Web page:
The Swan

A dusty, stifling summer. The lake lay as still as the air. A swan approached from afar: a white speck in the boiled blue of the sky. It landed in a flurry of water spray, swam towards the elevated dock, and pecked at my trainer.

“Sally, your uncle’s here!”

I looked up the hill at our white house surrounded by the rusty yellow of the sun-beaten grass. I didn’t want to go up there.

“Sally, come! Your uncle has something important to tell you!”

My uncle always had something important to tell me when he stayed over. Usually, he confided in me at night. It was so important and so secret that he never wanted my mother to know about it.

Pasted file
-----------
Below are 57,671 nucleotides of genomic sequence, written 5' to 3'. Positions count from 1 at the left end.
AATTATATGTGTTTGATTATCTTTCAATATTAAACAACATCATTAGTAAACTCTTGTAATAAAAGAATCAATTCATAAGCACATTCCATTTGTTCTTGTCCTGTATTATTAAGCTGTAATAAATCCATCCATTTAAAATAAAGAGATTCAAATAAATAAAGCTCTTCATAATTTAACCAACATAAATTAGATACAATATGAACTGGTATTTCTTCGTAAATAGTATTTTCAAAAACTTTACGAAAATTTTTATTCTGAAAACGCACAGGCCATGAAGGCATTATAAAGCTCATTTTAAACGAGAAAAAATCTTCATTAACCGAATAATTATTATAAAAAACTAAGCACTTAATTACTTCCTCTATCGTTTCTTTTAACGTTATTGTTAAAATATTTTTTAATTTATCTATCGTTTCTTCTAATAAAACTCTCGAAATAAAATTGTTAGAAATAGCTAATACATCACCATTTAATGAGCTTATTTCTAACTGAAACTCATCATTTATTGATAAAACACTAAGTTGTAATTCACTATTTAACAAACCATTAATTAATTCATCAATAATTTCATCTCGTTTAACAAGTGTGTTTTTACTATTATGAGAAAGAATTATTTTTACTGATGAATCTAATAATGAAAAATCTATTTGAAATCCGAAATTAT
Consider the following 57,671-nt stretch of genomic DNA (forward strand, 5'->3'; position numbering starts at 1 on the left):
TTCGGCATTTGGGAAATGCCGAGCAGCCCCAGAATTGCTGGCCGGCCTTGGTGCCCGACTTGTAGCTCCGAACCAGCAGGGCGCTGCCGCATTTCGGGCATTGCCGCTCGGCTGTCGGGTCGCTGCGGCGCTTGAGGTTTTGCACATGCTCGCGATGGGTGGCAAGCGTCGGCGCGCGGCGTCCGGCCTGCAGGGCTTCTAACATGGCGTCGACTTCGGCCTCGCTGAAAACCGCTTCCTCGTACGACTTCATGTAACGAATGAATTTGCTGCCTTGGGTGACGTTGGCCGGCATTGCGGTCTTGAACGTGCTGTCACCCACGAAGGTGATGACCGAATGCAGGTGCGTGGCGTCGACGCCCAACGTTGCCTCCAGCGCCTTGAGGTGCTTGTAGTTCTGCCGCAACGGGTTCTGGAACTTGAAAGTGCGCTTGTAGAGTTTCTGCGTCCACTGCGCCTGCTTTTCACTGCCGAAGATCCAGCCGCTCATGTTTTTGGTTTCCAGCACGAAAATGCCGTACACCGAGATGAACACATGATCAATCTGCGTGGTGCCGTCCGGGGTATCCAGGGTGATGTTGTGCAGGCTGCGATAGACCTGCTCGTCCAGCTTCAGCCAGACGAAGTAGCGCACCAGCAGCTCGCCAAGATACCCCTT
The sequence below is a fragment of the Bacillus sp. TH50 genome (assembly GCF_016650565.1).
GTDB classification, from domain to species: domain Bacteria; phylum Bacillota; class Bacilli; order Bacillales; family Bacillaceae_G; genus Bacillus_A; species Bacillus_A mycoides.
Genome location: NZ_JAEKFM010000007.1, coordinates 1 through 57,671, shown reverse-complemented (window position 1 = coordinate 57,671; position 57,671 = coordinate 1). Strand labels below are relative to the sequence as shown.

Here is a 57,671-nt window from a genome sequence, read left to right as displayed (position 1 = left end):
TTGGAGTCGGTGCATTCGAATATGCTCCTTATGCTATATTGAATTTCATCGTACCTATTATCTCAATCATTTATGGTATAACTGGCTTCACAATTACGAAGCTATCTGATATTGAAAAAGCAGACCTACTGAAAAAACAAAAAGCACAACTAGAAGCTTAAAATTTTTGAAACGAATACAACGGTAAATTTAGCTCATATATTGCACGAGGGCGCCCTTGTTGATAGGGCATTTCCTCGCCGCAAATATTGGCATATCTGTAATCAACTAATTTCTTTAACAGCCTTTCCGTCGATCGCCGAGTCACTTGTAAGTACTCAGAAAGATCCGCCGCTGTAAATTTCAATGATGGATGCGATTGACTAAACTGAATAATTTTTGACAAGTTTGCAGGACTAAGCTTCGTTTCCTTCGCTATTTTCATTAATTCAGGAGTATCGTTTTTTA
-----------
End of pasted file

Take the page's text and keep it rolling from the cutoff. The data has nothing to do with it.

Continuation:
I ignored my mother’s calls and turned back to the swan. I fed it some bread.

My uncle came down the path and put a hand on my shoulder. “Don’t you want to say hello to your uncle?”

I shrugged his hand off. I wanted to run away and never come back. My uncle placed his hand back on my shoulder.

Right then, the swan hissed. It spread its giant wings and lifted off, pedaling the water to gain speed. It flew straight at my uncle, bounced off, but came back for him right after. My uncle raised arms to protect his face. Instead, he met a mighty wing. A visceral crunch sounded, and he sunk to his knees.

I stared down at him as he cradled his arm and then turned to find the swan. It was once again a mere speck in the distance, flapping its long, long wings to somewhere far away from here.